With the support of pegfilgrastim, the incidence of neutropenia was significantly reduced in the dose-dense arm. The high heterogeneity (I2 = 87%) may be due to higher incidence of neutropenia resulting from FEC-P (fluorouracil, epirubicin, cyclophosphamide followed by paclitaxel) in the GIM2 trial . However, dose-dense schedules inevitably increased the risk of anemia, pain, and transaminase elevation. There was insufficient data for this meta-analysis to assess treatment-induced amenorrhea. The TACT2 trial  demonstrated that the risk of permanently discontinued menstruation did not differ between dose-dense and conventional chemotherapy. In addition, a pooled analysis focusing on premenopausal patients also confirmed no increased risk of amenorrhea with dose-dense chemotherapy . Hence, dose-dense chemotherapy seems to be an effective and tolerable treatment choice for breast cancer patients.
Similar meta-analyses performed by Bonilla et al.  and Petrelli et al.  both suggested that dose-dense chemotherapy was associated with improved OS and DFS, especially in hormone receptor-negative patients. However, it should be noted that both of these meta-analyses included trials with impure study design. Therefore, the interpretability of these results was confounded by the variety of dose intensity, type of drug, and cycle number of chemotherapy between dose-dense and control groups. To conduct a true test of the dose-dense concept without confounders, we narrowly defined the dose-dense schedule. Thus, metronomic chemotherapy, which is a variation of the dose-dense schedule whereby drugs are administered at lower doses and shorter intervals , is ineligible for this meta-analysis. As evaluated in the E1199  and S0221  trials, metronomic chemotherapy always represents an intense dose-dense schedule. Unlike these studies, Duarte et al.  performed a meta-analysis based on pure dose-dense regimens and reported a similar finding as our study, although they did not include the results of the GIM2 trial , the TACT2 trial , or the updated result of the MIG1 trial .
Therefore, this newest updated meta-analysis further confirms that pure dose-dense chemotherapy leads to prolonged DFS and highlights a significant OS benefit in node-positive patients. Despite the significant improvement in OS among hormone receptor-negative patients treated with dose-dense chemotherapy, there was no sign of interaction between dose-dense benefit and hormone receptor status (interaction test, p = 0.36). Thus, the subgroup analysis should be interpreted cautiously, and the greater efficacy of dose-dense chemotherapy in hormone receptor-negative patients elucidated in previous studies may need further investigation. To our knowledge, an EBCTCG meta-analysis reported at the 40th San Antonio Breast Cancer Symposium at an oral session revealed significant reductions in DFS and 10-year breast cancer mortality with dose-dense chemotherapy, which, together with our results, provides further evidence of the efficacy and safety of dose-dense chemotherapy .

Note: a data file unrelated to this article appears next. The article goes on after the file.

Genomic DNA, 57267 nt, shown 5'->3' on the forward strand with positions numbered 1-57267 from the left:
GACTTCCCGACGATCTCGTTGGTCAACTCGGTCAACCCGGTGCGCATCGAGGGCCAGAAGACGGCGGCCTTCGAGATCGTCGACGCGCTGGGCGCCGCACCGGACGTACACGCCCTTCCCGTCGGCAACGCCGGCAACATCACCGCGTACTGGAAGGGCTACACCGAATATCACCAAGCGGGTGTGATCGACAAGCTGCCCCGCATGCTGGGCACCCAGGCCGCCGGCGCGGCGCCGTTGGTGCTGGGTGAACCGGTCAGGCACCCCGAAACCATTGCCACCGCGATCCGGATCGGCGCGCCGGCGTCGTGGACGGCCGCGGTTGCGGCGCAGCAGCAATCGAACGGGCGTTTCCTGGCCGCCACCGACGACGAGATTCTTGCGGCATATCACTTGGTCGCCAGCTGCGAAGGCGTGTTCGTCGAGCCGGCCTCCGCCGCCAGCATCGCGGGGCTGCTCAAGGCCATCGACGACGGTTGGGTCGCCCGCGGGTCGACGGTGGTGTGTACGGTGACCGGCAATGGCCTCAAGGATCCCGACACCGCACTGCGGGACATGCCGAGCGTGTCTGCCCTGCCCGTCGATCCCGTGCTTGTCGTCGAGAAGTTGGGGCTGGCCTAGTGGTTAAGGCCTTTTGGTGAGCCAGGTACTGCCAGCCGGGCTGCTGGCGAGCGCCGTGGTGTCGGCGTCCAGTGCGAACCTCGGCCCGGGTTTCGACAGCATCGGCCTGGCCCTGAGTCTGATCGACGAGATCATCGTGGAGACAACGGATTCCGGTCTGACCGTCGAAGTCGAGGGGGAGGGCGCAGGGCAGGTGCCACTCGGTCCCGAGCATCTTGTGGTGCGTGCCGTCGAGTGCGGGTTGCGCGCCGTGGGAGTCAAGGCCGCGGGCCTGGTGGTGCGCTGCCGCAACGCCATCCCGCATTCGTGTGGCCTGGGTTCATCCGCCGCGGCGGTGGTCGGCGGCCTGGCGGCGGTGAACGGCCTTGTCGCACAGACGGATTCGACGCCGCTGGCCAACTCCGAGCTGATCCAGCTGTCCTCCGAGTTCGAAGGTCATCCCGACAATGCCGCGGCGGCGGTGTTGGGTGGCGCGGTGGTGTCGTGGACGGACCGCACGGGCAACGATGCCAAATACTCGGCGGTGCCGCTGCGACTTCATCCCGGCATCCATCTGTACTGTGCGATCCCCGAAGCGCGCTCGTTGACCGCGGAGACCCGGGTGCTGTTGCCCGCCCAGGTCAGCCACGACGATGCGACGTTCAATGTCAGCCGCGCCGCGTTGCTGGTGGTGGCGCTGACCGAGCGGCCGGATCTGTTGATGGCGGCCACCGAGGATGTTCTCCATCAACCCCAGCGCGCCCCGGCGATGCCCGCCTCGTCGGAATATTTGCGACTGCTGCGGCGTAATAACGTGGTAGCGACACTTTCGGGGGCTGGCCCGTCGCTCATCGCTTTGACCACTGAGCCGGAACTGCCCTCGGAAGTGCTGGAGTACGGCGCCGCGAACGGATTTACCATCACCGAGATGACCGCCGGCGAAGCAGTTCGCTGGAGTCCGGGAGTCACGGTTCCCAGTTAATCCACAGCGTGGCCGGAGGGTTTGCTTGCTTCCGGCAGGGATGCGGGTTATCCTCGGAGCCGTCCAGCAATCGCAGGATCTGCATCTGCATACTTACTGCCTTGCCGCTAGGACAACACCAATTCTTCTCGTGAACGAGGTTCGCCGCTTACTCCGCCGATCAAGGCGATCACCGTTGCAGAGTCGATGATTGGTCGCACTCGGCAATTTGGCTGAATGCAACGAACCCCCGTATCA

There are some limitations of this meta-analysis that need to be addressed. First, the limited number of eligible studies may contribute to unstable results, which may be influenced by unpublished data and further studies, even though there was no sign of significant publication bias according to the funnel plot and Egger’s test. Second, this is a meta-analysis based on published literature instead of individual patients, inevitable bias resulting from different study designs may lead to a less reliable result. Third, the chemotherapy regimens of the studies were different, and therefore, it is unclear whether the benefit of dose-dense chemotherapy was derived from taxane or anthracycline. Therefore, to gain further understanding of the survival benefit of dose-dense chemotherapy and to identify subgroups of patients who could gain significant benefit from a dose-dense schedule, more RCTs with pure dose-dense designs and longer follow-ups are warranted.